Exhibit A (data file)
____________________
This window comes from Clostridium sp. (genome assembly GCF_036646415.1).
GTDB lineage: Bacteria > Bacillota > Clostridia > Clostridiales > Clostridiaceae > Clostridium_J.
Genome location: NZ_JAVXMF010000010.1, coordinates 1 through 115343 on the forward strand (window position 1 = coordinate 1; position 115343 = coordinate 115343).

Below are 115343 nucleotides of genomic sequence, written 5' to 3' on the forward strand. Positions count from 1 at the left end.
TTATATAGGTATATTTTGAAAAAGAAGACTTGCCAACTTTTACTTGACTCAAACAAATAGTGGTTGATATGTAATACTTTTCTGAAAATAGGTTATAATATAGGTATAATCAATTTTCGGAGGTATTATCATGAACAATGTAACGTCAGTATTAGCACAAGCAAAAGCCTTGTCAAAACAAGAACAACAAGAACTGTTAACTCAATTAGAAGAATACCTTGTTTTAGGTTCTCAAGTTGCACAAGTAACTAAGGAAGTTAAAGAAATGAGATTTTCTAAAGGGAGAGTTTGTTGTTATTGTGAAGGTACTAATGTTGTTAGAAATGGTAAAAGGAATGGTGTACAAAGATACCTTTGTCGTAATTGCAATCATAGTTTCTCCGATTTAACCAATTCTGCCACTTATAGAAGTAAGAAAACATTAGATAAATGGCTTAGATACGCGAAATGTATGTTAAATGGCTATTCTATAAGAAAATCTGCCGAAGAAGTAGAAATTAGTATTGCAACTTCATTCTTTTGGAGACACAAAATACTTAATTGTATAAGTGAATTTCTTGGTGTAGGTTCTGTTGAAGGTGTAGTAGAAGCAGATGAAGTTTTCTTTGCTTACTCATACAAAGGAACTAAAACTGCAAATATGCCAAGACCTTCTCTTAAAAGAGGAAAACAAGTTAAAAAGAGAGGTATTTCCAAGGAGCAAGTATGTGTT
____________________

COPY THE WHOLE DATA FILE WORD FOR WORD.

This window comes from Clostridium sp. (genome assembly GCF_036646415.1).
GTDB lineage: Bacteria > Bacillota > Clostridia > Clostridiales > Clostridiaceae > Clostridium_J.
Genome location: NZ_JAVXMF010000010.1, coordinates 1 through 115343 on the forward strand (window position 1 = coordinate 1; position 115343 = coordinate 115343).

Below are 115343 nucleotides of genomic sequence, written 5' to 3' on the forward strand. Positions count from 1 at the left end.
TTATATAGGTATATTTTGAAAAAGAAGACTTGCCAACTTTTACTTGACTCAAACAAATAGTGGTTGATATGTAATACTTTTCTGAAAATAGGTTATAATATAGGTATAATCAATTTTCGGAGGTATTATCATGAACAATGTAACGTCAGTATTAGCACAAGCAAAAGCCTTGTCAAAACAAGAACAACAAGAACTGTTAACTCAATTAGAAGAATACCTTGTTTTAGGTTCTCAAGTTGCACAAGTAACTAAGGAAGTTAAAGAAATGAGATTTTCTAAAGGGAGAGTTTGTTGTTATTGTGAAGGTACTAATGTTGTTAGAAATGGTAAAAGGAATGGTGTACAAAGATACCTTTGTCGTAATTGCAATCATAGTTTCTCCGATTTAACCAATTCTGCCACTTATAGAAGTAAGAAAACATTAGATAAATGGCTTAGATACGCGAAATGTATGTTAAATGGCTATTCTATAAGAAAATCTGCCGAAGAAGTAGAAATTAGTATTGCAACTTCATTCTTTTGGAGACACAAAATACTTAATTGTATAAGTGAATTTCTTGGTGTAGGTTCTGTTGAAGGTGTAGTAGAAGCAGATGAAGTTTTCTTTGCTTACTCATACAAAGGAACTAAAACTGCAAATATGCCAAGACCTTCTCTTAAAAGAGGAAAACAAGTTAAAAAGAGAGGTATTTCCAAGGAGCAAGTATGTGTT